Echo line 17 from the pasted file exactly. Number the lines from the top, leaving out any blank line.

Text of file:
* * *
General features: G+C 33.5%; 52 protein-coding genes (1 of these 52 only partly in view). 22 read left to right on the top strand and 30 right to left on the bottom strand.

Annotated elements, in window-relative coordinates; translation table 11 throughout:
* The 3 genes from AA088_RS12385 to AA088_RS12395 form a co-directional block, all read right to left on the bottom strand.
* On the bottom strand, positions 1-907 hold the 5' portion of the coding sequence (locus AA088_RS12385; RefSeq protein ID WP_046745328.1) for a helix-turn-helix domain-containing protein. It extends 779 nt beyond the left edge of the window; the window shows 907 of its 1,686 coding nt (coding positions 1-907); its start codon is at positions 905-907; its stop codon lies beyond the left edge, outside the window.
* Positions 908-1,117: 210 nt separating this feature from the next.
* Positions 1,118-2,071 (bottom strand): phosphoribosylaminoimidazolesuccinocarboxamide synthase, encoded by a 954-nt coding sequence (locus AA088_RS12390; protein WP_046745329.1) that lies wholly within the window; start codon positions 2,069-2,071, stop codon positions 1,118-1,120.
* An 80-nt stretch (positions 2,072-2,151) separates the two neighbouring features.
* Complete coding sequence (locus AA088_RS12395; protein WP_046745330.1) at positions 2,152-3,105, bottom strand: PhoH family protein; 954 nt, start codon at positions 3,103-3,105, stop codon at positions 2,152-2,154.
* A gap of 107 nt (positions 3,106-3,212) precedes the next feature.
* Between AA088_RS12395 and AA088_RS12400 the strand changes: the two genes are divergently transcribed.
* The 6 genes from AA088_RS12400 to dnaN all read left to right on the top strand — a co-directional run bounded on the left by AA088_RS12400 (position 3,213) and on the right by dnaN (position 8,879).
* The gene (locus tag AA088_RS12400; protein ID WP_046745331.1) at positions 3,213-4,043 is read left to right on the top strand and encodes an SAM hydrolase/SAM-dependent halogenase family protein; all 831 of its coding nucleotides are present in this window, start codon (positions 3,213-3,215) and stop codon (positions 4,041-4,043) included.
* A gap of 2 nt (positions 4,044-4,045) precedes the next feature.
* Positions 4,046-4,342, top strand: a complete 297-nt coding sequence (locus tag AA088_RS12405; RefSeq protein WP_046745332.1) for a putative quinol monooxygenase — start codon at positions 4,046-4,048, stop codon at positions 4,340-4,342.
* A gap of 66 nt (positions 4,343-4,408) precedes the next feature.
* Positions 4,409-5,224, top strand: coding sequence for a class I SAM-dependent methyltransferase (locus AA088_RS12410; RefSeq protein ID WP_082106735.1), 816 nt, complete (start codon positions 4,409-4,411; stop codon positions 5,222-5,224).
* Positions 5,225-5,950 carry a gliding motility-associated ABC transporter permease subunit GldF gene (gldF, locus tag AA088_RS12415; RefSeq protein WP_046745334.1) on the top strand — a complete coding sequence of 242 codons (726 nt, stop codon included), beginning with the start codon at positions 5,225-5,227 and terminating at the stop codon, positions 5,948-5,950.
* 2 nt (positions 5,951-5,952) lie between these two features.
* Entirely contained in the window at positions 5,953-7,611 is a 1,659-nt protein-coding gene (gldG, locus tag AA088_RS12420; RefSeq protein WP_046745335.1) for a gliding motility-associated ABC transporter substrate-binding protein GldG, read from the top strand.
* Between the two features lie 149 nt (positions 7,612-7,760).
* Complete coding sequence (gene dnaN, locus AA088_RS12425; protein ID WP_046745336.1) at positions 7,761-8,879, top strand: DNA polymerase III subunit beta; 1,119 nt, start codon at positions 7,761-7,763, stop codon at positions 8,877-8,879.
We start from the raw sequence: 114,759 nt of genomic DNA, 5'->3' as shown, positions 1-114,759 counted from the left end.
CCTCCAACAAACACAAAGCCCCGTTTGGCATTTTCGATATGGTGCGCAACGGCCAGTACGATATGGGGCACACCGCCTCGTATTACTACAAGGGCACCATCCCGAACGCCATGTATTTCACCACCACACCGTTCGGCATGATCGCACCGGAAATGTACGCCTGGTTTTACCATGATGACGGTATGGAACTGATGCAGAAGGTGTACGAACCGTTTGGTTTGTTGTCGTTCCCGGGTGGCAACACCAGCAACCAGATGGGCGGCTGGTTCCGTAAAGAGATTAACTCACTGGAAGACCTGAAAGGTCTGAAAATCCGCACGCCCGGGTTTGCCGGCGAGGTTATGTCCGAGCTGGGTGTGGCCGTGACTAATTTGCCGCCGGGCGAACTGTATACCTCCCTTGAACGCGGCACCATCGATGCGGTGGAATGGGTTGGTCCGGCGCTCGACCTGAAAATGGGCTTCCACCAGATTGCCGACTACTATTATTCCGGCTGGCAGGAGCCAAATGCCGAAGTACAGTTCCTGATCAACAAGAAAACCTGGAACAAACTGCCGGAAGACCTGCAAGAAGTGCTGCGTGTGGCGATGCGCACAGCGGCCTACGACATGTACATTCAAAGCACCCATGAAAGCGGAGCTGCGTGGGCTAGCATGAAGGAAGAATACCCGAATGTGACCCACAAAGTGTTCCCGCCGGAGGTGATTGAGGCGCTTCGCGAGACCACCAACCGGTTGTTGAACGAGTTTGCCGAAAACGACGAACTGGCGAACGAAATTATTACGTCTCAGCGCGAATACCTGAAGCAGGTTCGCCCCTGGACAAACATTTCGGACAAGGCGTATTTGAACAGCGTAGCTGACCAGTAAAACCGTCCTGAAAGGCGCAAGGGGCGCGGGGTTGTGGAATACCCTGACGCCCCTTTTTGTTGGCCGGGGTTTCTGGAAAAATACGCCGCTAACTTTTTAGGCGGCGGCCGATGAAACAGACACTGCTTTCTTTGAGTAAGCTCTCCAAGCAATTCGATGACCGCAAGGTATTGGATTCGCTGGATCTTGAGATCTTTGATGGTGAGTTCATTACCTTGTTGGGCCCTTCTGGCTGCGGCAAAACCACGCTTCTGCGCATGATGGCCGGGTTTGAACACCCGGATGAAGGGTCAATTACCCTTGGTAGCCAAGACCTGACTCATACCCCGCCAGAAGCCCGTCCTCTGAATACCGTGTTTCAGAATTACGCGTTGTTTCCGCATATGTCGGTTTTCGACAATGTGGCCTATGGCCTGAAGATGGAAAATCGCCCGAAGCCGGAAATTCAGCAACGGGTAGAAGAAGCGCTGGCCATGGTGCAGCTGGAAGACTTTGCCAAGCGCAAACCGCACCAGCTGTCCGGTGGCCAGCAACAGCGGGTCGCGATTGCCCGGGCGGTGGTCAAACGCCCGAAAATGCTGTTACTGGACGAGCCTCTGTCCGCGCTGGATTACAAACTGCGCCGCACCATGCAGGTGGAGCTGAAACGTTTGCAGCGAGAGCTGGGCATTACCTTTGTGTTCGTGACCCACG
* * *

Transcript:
* Positions 5,225-5,950 carry a gliding motility-associated ABC transporter permease subunit GldF gene (gldF, locus tag AA088_RS12415; RefSeq protein WP_046745334.1) on the top strand — a complete coding sequence of 242 codons (726 nt, stop codon included), beginning with the start codon at positions 5,225-5,227 and terminating at the stop codon, positions 5,948-5,950.